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Opinion: Federal budget compromise shouldn’t dominate coverage of actual law

Leaders of the Democrats in the House of Representatives meet with President Barack Obama in the Oval Office of the White House on Tuesday, October 15, 2013, over the budget and government shutdown. (Olivier Douliery/Abaca Press/MCT)

Leaders of the Democrats in the House of Representatives meet with President Barack Obama in the Oval Office of the White House Oct. 15 over the budget and government shutdown. Credit: Courtesy of MCT

In a time when there was less animosity between Democrats and Republicans, this budget might be scrutinized for what it’s spent on. But no one would cover it as “Lawmakers unveil massive $1.1 trillion spending bill in bipartisan compromise” as The Washington Post did, nor would they say “‘Pretty Good’ Budget Deal Looks Good Enough To Avoid Shutdown” as did NPR. The headline would instead read something like, “Bipartisan budget bill will not cover abortions but will cover Obamacare.” It would not be a shocker that Congress had compromised.

Congress passed a $1.1 trillion spending bill, with it passing the House Jan. 15, the Senate Thursday and Obama signed it on Friday afternoon. According to The Washington Post, the bill will both ease the sequester and provide money for new plans.

Coming in at more than 1,500 pages long the bill is set to provide money across the board in a series of compromises between Democrats and Republicans. One of the most obvious compromises is the money in the bill: more than what Republicans wanted, but less than what Democrats wanted.

The bill is set to fund every agency in the federal government, with increases in some areas such as NASA, and cuts in the Internal Revenue Service and foreign aid. The bill will also pay to implement Obamacare.

This should be a routine bill that gets passed every year. But it’s not routine anymore for Congress to agree to pass a budget, or to even pass a spending bill. According to a New York Times opinion piece, “The last time Congress approved a series of spending bills to pay for the government — its most basic job — was in 2011.”

That was three years ago.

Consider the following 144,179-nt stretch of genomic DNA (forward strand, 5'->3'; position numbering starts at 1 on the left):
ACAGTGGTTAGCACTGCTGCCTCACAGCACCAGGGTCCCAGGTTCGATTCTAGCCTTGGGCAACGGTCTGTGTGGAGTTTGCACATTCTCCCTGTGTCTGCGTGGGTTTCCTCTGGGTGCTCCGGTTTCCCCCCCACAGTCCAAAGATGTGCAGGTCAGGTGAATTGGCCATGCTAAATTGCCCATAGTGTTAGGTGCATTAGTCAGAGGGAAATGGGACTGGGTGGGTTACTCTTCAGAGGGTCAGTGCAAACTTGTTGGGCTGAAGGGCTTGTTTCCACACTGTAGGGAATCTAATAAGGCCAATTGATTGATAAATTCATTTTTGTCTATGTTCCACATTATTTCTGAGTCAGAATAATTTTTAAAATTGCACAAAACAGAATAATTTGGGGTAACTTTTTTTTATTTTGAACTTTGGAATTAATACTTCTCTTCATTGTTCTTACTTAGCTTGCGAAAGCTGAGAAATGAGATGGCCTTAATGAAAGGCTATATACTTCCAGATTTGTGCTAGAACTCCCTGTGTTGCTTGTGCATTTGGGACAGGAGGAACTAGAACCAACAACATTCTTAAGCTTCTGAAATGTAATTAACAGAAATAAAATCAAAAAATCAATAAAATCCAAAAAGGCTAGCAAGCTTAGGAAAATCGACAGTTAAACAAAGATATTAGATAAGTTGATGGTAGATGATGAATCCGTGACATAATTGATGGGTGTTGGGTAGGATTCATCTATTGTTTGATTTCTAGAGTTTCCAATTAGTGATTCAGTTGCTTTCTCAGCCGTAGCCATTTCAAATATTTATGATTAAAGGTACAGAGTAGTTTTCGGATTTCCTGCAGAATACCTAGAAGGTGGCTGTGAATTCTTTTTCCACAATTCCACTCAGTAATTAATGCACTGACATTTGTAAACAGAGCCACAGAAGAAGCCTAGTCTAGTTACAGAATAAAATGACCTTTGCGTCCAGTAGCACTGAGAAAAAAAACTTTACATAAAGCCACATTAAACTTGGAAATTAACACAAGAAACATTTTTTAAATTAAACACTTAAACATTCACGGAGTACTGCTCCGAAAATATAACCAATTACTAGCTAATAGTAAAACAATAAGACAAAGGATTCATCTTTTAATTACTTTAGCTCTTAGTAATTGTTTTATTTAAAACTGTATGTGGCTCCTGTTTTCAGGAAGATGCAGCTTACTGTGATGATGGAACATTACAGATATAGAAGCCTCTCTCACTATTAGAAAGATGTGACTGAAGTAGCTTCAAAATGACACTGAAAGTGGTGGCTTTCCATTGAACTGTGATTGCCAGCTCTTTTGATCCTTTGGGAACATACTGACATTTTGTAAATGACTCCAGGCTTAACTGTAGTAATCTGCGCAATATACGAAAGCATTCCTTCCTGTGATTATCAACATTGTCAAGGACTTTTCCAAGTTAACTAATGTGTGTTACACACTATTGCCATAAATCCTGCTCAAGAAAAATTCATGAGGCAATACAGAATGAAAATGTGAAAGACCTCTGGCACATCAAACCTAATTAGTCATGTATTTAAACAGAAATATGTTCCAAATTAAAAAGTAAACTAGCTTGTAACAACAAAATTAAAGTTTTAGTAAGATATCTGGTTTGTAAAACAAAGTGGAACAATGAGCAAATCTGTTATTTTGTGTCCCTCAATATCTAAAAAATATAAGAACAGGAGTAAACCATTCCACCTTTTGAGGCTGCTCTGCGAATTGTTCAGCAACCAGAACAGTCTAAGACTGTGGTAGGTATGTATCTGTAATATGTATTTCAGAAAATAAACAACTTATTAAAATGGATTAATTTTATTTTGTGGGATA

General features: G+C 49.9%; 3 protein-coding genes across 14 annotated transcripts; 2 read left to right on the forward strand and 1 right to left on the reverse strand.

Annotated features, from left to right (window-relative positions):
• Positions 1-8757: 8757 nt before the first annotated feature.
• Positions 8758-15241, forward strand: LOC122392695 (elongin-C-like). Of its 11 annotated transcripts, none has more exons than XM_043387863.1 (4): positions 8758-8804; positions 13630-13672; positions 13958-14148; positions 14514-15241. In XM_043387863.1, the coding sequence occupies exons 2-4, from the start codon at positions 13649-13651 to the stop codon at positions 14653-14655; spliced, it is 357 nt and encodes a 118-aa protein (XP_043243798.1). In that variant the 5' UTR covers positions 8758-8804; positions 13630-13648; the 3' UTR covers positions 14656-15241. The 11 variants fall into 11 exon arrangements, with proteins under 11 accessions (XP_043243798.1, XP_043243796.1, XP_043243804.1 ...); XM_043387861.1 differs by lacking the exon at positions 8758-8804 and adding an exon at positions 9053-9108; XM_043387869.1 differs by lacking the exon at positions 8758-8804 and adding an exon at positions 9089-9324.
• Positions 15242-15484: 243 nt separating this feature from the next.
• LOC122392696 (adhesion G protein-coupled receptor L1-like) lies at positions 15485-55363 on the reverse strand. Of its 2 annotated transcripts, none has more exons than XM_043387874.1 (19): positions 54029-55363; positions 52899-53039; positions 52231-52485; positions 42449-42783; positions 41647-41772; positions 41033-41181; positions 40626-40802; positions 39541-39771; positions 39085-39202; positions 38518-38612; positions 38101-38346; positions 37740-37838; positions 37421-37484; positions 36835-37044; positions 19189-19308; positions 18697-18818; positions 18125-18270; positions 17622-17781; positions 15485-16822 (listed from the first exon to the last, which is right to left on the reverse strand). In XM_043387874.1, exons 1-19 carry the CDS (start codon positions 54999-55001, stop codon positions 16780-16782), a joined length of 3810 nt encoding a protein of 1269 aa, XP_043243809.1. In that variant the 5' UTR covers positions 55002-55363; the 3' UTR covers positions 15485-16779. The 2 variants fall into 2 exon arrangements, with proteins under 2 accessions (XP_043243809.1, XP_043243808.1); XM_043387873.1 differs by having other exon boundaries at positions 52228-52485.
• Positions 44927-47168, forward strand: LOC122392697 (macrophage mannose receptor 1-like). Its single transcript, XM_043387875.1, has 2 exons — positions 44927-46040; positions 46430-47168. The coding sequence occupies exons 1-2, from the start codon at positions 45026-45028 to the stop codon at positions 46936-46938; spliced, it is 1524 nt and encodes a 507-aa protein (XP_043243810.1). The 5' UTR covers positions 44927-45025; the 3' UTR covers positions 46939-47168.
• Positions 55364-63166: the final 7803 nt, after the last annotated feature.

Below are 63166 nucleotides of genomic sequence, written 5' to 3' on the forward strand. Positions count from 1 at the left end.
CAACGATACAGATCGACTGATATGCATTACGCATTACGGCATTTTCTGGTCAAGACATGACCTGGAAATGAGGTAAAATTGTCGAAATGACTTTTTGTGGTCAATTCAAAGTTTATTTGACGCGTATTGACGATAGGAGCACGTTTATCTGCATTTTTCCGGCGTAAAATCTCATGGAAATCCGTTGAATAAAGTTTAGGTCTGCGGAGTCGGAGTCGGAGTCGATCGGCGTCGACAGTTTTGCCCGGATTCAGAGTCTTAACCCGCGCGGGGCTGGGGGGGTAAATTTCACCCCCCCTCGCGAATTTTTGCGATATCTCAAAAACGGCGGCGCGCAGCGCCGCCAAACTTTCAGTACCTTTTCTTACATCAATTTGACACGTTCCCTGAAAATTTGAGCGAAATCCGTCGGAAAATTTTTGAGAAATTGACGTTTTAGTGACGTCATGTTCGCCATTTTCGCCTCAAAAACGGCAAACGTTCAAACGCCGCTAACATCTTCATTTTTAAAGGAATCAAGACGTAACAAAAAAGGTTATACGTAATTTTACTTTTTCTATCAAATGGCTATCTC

Why is this bill getting passed now? The GOP got burned in the sequester, cuts to federal spending that went into effect in March, last year. This bill will avoid such a fiasco for at least another year as it will fund those agencies for at least a year. Democrats, seeing how unpopular the sequester was, are just as determined to avoid another one.

Let’s be honest with ourselves, and with the government. This divide between Republicans and Democrats? It’s ridiculous. There is no point other than to make names into brands so that Congressmen can get votes from when it comes time for re-election.

Americans should not have to watch their state parks close because Congress is dysfunctional. Americans should not be unable to mail bills because the post office was closed. Americans should not have to watch men and women they elected squabble among themselves like kindergartners and shut down the government for 16 days. It should not be such an extreme circumstance as a sequester that prompts both sides to work together.

According to November data from Gallup, Congress had a 9 percent approval rating. Congress did so poorly in the polls in the entirety of 2013 that the approval rating average was 14 percent.

It shouldn’t be this way. Congress has to compromise, and currently, that’s not a thing they’re doing well.

What needs to happen isn’t just on Congress’s end. We, as the people of the United States, need to tell our Congress to get things done. Yes, we have different opinions on what is going on in the world, with our own individual takes. But according to a Gallup poll published Jan. 8, 42 percent of Americans identify as independents. While some of this has to do with the Republican party falling in favor, overall, the fact remains that more Americans don’t identify as extremists on either side.

That means compromise. That means we need to make our own opinions clear. Call your Congressman. Get a conversation going. Write letters. Vote. Political participation, making our opinions clear, is what could — and will — change Congress.


  1. The Post Office did not close during the partial government shutdown other than normally scheduled breaks in service (Sunday). State parks were unaffected by the federal shutdown outside of a widespread misunderstanding of the general public regarding the difference between state and national parks. This led to lower attendance rates as people stayed home with the incorrect belief that their state parks had been closed, but the state parks remained open.

  2. Apparently I hit the submit button before I had intended. While it’s important that we keep the facts straight with the government shutdown and history in general, I do agree with your basic premise that our congressmen and our nation start working together. Both sides talk about comprise — which to them usually means the other side caving and giving up all their demands for no concessions whatsoever — but all we get is bickering and mudslinging.

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